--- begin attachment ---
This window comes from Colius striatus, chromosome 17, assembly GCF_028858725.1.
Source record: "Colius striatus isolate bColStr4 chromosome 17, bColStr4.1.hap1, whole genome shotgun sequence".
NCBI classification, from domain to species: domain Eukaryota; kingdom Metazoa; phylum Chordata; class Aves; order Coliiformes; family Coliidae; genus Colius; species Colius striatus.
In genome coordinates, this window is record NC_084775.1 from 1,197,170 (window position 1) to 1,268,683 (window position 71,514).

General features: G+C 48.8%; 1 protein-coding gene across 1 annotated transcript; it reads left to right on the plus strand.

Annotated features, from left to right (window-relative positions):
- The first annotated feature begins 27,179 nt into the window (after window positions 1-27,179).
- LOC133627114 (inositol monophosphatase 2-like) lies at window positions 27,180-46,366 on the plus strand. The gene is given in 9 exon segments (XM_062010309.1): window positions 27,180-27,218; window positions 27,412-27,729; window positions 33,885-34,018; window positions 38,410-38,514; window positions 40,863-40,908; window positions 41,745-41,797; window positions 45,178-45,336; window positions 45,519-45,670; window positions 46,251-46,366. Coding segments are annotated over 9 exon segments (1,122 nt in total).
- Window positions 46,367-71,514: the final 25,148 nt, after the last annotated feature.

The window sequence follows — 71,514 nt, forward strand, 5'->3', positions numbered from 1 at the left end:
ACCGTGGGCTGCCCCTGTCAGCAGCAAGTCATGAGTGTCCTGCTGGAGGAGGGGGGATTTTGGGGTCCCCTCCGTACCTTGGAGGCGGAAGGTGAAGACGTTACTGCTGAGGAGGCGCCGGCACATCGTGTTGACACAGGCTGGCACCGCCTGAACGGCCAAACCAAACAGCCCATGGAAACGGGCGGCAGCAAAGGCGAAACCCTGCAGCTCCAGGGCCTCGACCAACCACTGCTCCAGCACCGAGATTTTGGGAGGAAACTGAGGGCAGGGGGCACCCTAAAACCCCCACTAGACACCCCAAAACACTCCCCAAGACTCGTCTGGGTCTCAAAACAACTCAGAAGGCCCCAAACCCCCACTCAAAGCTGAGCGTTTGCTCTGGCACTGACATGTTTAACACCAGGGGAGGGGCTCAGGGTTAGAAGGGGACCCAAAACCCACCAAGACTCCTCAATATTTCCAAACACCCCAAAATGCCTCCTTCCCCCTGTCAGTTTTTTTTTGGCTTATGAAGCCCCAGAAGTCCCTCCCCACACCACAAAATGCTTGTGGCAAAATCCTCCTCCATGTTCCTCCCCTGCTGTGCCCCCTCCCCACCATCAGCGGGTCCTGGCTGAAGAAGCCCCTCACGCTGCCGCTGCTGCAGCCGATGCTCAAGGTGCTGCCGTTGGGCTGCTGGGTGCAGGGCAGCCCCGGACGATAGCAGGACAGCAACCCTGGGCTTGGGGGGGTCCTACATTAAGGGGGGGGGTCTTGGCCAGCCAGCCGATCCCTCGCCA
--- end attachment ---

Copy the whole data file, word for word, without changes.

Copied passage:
This window comes from Colius striatus, chromosome 17, assembly GCF_028858725.1.
Source record: "Colius striatus isolate bColStr4 chromosome 17, bColStr4.1.hap1, whole genome shotgun sequence".
NCBI classification, from domain to species: domain Eukaryota; kingdom Metazoa; phylum Chordata; class Aves; order Coliiformes; family Coliidae; genus Colius; species Colius striatus.
In genome coordinates, this window is record NC_084775.1 from 1,197,170 (window position 1) to 1,268,683 (window position 71,514).

General features: G+C 48.8%; 1 protein-coding gene across 1 annotated transcript; it reads left to right on the plus strand.

Annotated features, from left to right (window-relative positions):
- The first annotated feature begins 27,179 nt into the window (after window positions 1-27,179).
- LOC133627114 (inositol monophosphatase 2-like) lies at window positions 27,180-46,366 on the plus strand. The gene is given in 9 exon segments (XM_062010309.1): window positions 27,180-27,218; window positions 27,412-27,729; window positions 33,885-34,018; window positions 38,410-38,514; window positions 40,863-40,908; window positions 41,745-41,797; window positions 45,178-45,336; window positions 45,519-45,670; window positions 46,251-46,366. Coding segments are annotated over 9 exon segments (1,122 nt in total).
- Window positions 46,367-71,514: the final 25,148 nt, after the last annotated feature.

The window sequence follows — 71,514 nt, forward strand, 5'->3', positions numbered from 1 at the left end:
ACCGTGGGCTGCCCCTGTCAGCAGCAAGTCATGAGTGTCCTGCTGGAGGAGGGGGGATTTTGGGGTCCCCTCCGTACCTTGGAGGCGGAAGGTGAAGACGTTACTGCTGAGGAGGCGCCGGCACATCGTGTTGACACAGGCTGGCACCGCCTGAACGGCCAAACCAAACAGCCCATGGAAACGGGCGGCAGCAAAGGCGAAACCCTGCAGCTCCAGGGCCTCGACCAACCACTGCTCCAGCACCGAGATTTTGGGAGGAAACTGAGGGCAGGGGGCACCCTAAAACCCCCACTAGACACCCCAAAACACTCCCCAAGACTCGTCTGGGTCTCAAAACAACTCAGAAGGCCCCAAACCCCCACTCAAAGCTGAGCGTTTGCTCTGGCACTGACATGTTTAACACCAGGGGAGGGGCTCAGGGTTAGAAGGGGACCCAAAACCCACCAAGACTCCTCAATATTTCCAAACACCCCAAAATGCCTCCTTCCCCCTGTCAGTTTTTTTTTGGCTTATGAAGCCCCAGAAGTCCCTCCCCACACCACAAAATGCTTGTGGCAAAATCCTCCTCCATGTTCCTCCCCTGCTGTGCCCCCTCCCCACCATCAGCGGGTCCTGGCTGAAGAAGCCCCTCACGCTGCCGCTGCTGCAGCCGATGCTCAAGGTGCTGCCGTTGGGCTGCTGGGTGCAGGGCAGCCCCGGACGATAGCAGGACAGCAACCCTGGGCTTGGGGGGGTCCTACATTAAGGGGGGGGGTCTTGGCCAGCCAGCCGATCCCTCGCCA